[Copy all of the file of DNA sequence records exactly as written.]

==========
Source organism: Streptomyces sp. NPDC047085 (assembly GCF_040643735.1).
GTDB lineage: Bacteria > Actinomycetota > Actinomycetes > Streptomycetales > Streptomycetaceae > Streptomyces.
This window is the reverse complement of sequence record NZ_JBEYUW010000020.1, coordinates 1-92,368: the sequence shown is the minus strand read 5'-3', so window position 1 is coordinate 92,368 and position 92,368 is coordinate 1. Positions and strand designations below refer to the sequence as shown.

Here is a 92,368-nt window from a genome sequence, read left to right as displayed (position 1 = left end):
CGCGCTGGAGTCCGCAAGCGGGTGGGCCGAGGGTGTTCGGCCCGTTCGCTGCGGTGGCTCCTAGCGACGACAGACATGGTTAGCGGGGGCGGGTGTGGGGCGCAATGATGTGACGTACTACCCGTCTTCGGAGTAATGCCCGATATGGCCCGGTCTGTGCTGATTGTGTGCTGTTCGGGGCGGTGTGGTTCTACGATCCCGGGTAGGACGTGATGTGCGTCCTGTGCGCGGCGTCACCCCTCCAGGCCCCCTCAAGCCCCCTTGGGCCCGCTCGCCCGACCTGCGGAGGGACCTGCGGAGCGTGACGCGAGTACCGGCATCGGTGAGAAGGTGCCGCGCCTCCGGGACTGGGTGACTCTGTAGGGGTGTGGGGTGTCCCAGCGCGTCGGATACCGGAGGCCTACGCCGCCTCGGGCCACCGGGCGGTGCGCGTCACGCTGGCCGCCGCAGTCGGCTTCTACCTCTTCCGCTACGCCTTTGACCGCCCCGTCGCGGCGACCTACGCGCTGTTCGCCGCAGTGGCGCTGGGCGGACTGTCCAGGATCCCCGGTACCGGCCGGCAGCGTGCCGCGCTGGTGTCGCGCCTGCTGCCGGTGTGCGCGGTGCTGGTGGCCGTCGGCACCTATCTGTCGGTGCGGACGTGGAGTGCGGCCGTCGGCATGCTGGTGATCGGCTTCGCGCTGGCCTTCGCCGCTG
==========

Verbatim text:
Source organism: Streptomyces sp. NPDC047085 (assembly GCF_040643735.1).
GTDB lineage: Bacteria > Actinomycetota > Actinomycetes > Streptomycetales > Streptomycetaceae > Streptomyces.
This window is the reverse complement of sequence record NZ_JBEYUW010000020.1, coordinates 1-92,368: the sequence shown is the minus strand read 5'-3', so window position 1 is coordinate 92,368 and position 92,368 is coordinate 1. Positions and strand designations below refer to the sequence as shown.

Here is a 92,368-nt window from a genome sequence, read left to right as displayed (position 1 = left end):
CGCGCTGGAGTCCGCAAGCGGGTGGGCCGAGGGTGTTCGGCCCGTTCGCTGCGGTGGCTCCTAGCGACGACAGACATGGTTAGCGGGGGCGGGTGTGGGGCGCAATGATGTGACGTACTACCCGTCTTCGGAGTAATGCCCGATATGGCCCGGTCTGTGCTGATTGTGTGCTGTTCGGGGCGGTGTGGTTCTACGATCCCGGGTAGGACGTGATGTGCGTCCTGTGCGCGGCGTCACCCCTCCAGGCCCCCTCAAGCCCCCTTGGGCCCGCTCGCCCGACCTGCGGAGGGACCTGCGGAGCGTGACGCGAGTACCGGCATCGGTGAGAAGGTGCCGCGCCTCCGGGACTGGGTGACTCTGTAGGGGTGTGGGGTGTCCCAGCGCGTCGGATACCGGAGGCCTACGCCGCCTCGGGCCACCGGGCGGTGCGCGTCACGCTGGCCGCCGCAGTCGGCTTCTACCTCTTCCGCTACGCCTTTGACCGCCCCGTCGCGGCGACCTACGCGCTGTTCGCCGCAGTGGCGCTGGGCGGACTGTCCAGGATCCCCGGTACCGGCCGGCAGCGTGCCGCGCTGGTGTCGCGCCTGCTGCCGGTGTGCGCGGTGCTGGTGGCCGTCGGCACCTATCTGTCGGTGCGGACGTGGAGTGCGGCCGTCGGCATGCTGGTGATCGGCTTCGCGCTGGCCTTCGCCGCTG